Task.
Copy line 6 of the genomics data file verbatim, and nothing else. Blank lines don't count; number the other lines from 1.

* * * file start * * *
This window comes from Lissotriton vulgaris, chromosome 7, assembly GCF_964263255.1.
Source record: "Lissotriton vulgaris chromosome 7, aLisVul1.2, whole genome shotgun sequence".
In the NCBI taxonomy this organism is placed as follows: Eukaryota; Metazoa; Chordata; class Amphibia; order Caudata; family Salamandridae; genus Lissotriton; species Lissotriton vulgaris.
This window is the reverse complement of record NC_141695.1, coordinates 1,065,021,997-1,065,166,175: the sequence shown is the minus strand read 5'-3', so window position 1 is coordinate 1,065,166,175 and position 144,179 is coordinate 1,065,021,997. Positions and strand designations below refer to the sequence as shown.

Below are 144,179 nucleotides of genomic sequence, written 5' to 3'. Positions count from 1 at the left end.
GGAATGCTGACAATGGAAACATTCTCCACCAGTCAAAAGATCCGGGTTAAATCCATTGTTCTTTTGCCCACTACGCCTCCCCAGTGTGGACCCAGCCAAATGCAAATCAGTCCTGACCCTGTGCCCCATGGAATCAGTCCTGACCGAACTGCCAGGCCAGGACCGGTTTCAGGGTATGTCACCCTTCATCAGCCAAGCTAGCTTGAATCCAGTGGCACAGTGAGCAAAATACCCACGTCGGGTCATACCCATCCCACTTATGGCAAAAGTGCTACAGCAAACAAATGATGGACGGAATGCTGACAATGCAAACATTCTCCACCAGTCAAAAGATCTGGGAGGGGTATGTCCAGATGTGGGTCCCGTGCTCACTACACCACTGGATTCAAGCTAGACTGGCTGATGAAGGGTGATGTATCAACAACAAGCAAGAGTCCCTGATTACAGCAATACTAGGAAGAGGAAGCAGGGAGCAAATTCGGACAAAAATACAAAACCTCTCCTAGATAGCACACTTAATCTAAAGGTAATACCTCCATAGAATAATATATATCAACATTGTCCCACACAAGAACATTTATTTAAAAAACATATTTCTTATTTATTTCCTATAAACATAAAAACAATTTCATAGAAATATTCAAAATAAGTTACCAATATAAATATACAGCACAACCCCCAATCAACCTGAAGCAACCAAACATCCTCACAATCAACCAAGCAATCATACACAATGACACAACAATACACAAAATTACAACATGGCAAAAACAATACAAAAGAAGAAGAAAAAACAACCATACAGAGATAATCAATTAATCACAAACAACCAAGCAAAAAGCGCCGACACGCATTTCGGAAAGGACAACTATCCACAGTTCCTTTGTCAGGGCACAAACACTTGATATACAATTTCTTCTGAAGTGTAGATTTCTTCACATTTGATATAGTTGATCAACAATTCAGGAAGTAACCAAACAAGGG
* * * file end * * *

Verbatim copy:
GGAATGCTGACAATGGAAACATTCTCCACCAGTCAAAAGATCCGGGTTAAATCCATTGTTCTTTTGCCCACTACGCCTCCCCAGTGTGGACCCAGCCAAATGCAAATCAGTCCTGACCCTGTGCCCCATGGAATCAGTCCTGACCGAACTGCCAGGCCAGGACCGGTTTCAGGGTATGTCACCCTTCATCAGCCAAGCTAGCTTGAATCCAGTGGCACAGTGAGCAAAATACCCACGTCGGGTCATACCCATCCCACTTATGGCAAAAGTGCTACAGCAAACAAATGATGGACGGAATGCTGACAATGCAAACATTCTCCACCAGTCAAAAGATCTGGGAGGGGTATGTCCAGATGTGGGTCCCGTGCTCACTACACCACTGGATTCAAGCTAGACTGGCTGATGAAGGGTGATGTATCAACAACAAGCAAGAGTCCCTGATTACAGCAATACTAGGAAGAGGAAGCAGGGAGCAAATTCGGACAAAAATACAAAACCTCTCCTAGATAGCACACTTAATCTAAAGGTAATACCTCCATAGAATAATATATATCAACATTGTCCCACACAAGAACATTTATTTAAAAAACATATTTCTTATTTATTTCCTATAAACATAAAAACAATTTCATAGAAATATTCAAAATAAGTTACCAATATAAATATACAGCACAACCCCCAATCAACCTGAAGCAACCAAACATCCTCACAATCAACCAAGCAATCATACACAATGACACAACAATACACAAAATTACAACATGGCAAAAACAATACAAAAGAAGAAGAAAAAACAACCATACAGAGATAATCAATTAATCACAAACAACCAAGCAAAAAGCGCCGACACGCATTTCGGAAAGGACAACTATCCACAGTTCCTTTGTCAGGGCACAAACACTTGATATACAATTTCTTCTGAAGTGTAGATTTCTTCACATTTGATATAGTTGATCAACAATTCAGGAAGTAACCAAACAAGGG